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Just to nip in the rear cat calls that I am self-serving, I wrote about being long Open Table (OPEN) last year and, when it comes to Apple (AAPL), I could not hold Andy Zaky's athletic supporter. That said, this was my take on the company and stock ahead of last month's report:

If Apple crushes earnings - and I mean an Andy Zaky-like crush - the stock approaches and maybe hits $450 on Thursday. From there, it sustains. If Apple merely meets, has a nice or decent quarter or, worse yet, misses, AAPL plummets through $400 on Thursday and wallows around that level for at least a few months.

Investors want to see that iPhone 4S and iPad 2 have served as strong bridges to the forthcoming iterations of each device and iTV. If momentum slows, even a bit, the street, for better or worse, will punish the stock.

And AAPL has sustained. It pulled back every so slightly, but not quite enough to provide a suitable point of entry. But, maybe, as long-term investors, we need to stop thinking about points of entry when it comes to AAPL.

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Let's consider the situation first from an investment perspective and then from Apple's amazing story standpoint.

How To Play It

If you're long AAPL, particularly with a cost basis anywhere near or under $400, you're probably - with all appropriate disclaimers and qualifiers accounted for - in pretty darn good shape. If you're not long or nursing gains from the $425-$440 area, you have a choice to make. Dealing with the investor who is not long should shed some light on the person's situation, where relatively modest on-paper gains exist.

Most people at least entertained the idea that AAPL would experience a meaningful, even if temporary, pullback after earnings. It really has not. It touched a 52-week high of $458.99 yesterday and only spent a sparse bit of time as low as the $443 area for a couple of days after earnings.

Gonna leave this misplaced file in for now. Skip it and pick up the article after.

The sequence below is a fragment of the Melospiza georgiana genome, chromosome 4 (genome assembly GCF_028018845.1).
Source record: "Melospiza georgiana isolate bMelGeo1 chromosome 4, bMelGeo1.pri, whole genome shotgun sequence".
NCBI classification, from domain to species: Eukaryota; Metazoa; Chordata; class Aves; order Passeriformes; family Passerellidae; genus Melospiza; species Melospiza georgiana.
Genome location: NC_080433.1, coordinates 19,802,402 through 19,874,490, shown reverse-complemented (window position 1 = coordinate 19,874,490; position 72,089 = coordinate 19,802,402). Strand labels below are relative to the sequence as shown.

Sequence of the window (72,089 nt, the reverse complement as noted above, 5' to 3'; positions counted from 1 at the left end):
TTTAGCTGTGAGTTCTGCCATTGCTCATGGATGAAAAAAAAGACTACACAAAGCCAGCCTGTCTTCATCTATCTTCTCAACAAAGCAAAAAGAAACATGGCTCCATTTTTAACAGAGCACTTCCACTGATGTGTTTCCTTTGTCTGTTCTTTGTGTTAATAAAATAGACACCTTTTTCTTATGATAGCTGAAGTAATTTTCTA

As always, I play the role of an investor who spends way too much time eating, sleeping and drinking the stock market. I dream about it. I wake up at three in the morning, unable to return to sleep, excited about the day of writing and researching that lies ahead. Take what I say as the perspective of a man not only obsessed, but who loves what he does and is lucky enough to be able to share it with a solid and sophisticated audience. Consider my ideas to, possibly, in some small way, inform your decisions.

I'm not sure you can go wrong just buying the bloody stock, at market, right now. Is there anybody in his or her right mind who thinks this stock does not have $500 written all over it by the end of the year? I am not much into P/E ratios, but, comparatively speaking, AAPL's should be between 50 and 100 now and looking forward. At least. So what if it pulls back. Go for a picnic if you cannot stand your likely temporary on-paper loss.

If you've got the $45,000 sitting in your account, however, for 100 shares of AAPL and you would not feel crushed to miss out and "have" to buy fewer than 100 shares or come up with an extra thousand or two to form a nice even lot, consider selling a put.

As of Thursday morning in Santa Monica, the AAPL March $450 put brings in $980 at a bid price of $9.80. On the AAPL February $450 put, you could collect $410. Not too bad.

Using the March example, if AAPL breaches $450 on or before options expiration day, you could be "forced" to purchase 100 shares of the stock for every contract you sold at $450 per share. However, because you received that $9.80 premium, the effective price you pay equals $440.20. Two obvious risks exist here.